- In recent weeks, tens of thousands of passengers have been hit by airport disruption in UK
- The flight cancellations have raised concerns of additional travel woes during the summer
- Airlines & baggage-handling firms that laid off staff during COVID19 are scrambling to boost numbers
London airport on Monday saw several flight cancellations due to technical issues affecting baggage systems. Nearly 30 flights were reported cancelled at London’s Heathrow Airport, affecting upto 5,000 passengers. On Monday, the airport had asked airlines to cut 10 per cent of flights from schedules across terminals two and three, media reports claimed.
It added that cutting the number of flights would “minimise” the impact of the technical issues.
British Airways, which operates from Heathrow’s terminals three and five, told the BBC that it had made a “small number of cancellations” as a result of the airport’s request.
What’s happening at London airport?
In recent weeks, tens of thousands of passengers have been hit by airport disruption and flight cancellations in the UK, raising concerns of additional travel woes during the summer.
Several flights were recently cancelled because of staff shortages as the global aviation industry struggles to meet a resurgent demand for travel.
On Friday, London’s second-busiest airport said it would limit its number of daily flights to 825 in July and 850 in August compared with a reported 900 daily flights during the same period before the coronavirus pandemic.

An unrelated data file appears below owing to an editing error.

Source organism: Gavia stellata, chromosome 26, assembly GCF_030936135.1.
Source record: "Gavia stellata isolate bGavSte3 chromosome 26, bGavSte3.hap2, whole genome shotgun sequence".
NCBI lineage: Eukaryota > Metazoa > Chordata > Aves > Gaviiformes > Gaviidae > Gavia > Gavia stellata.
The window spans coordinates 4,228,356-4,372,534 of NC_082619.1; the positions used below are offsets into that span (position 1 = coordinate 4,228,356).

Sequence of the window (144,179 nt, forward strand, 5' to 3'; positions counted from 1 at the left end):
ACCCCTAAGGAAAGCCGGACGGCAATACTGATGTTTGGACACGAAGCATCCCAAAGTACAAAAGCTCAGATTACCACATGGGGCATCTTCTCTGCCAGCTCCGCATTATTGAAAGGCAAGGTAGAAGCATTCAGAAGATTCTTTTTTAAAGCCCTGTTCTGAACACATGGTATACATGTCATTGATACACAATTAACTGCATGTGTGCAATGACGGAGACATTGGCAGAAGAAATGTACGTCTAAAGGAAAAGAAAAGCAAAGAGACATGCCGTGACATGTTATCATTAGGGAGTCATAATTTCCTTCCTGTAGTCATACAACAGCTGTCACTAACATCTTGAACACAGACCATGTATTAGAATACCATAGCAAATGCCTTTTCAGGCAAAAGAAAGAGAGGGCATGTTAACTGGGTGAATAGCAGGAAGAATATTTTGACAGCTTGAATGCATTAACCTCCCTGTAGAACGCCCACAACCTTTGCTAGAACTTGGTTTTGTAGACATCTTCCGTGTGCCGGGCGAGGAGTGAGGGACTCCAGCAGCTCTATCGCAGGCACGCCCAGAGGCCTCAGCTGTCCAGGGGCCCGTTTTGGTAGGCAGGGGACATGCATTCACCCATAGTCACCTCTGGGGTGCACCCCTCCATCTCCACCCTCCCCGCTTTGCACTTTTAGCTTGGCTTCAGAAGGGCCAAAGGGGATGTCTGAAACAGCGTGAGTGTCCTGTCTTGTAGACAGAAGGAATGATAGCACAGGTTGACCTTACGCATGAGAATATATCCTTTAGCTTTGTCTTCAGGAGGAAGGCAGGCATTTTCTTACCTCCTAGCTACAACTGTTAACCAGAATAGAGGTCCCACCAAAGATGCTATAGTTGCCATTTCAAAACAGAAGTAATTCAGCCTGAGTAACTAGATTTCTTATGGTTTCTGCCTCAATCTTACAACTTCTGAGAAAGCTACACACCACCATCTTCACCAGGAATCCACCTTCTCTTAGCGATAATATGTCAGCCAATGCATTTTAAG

The airport said in a statement that the move would help passengers “experience a more reliable and better standard of service.”
“By taking decisive action now, we aim to help the ground handlers — and also our airlines — to better match their flying programs with their available resources,” said Gatwick chief executive Stewart Wingate.
Passengers have endured delays and cancellations as airports across Europe struggle to cope with staff shortages and skyrocketing demand for flights after two pandemic-hit years. Airlines and baggage-handling firms that laid off staff during the pandemic are scrambling to boost numbers again.
Amsterdam’s Schiphol Airport has also slashed its flight schedule for July, saying shortages of security staff mean it can’t cope with the high demand as many families take to the skies for the first time since the coronavirus pandemic has eased.
(With inputs from agencies)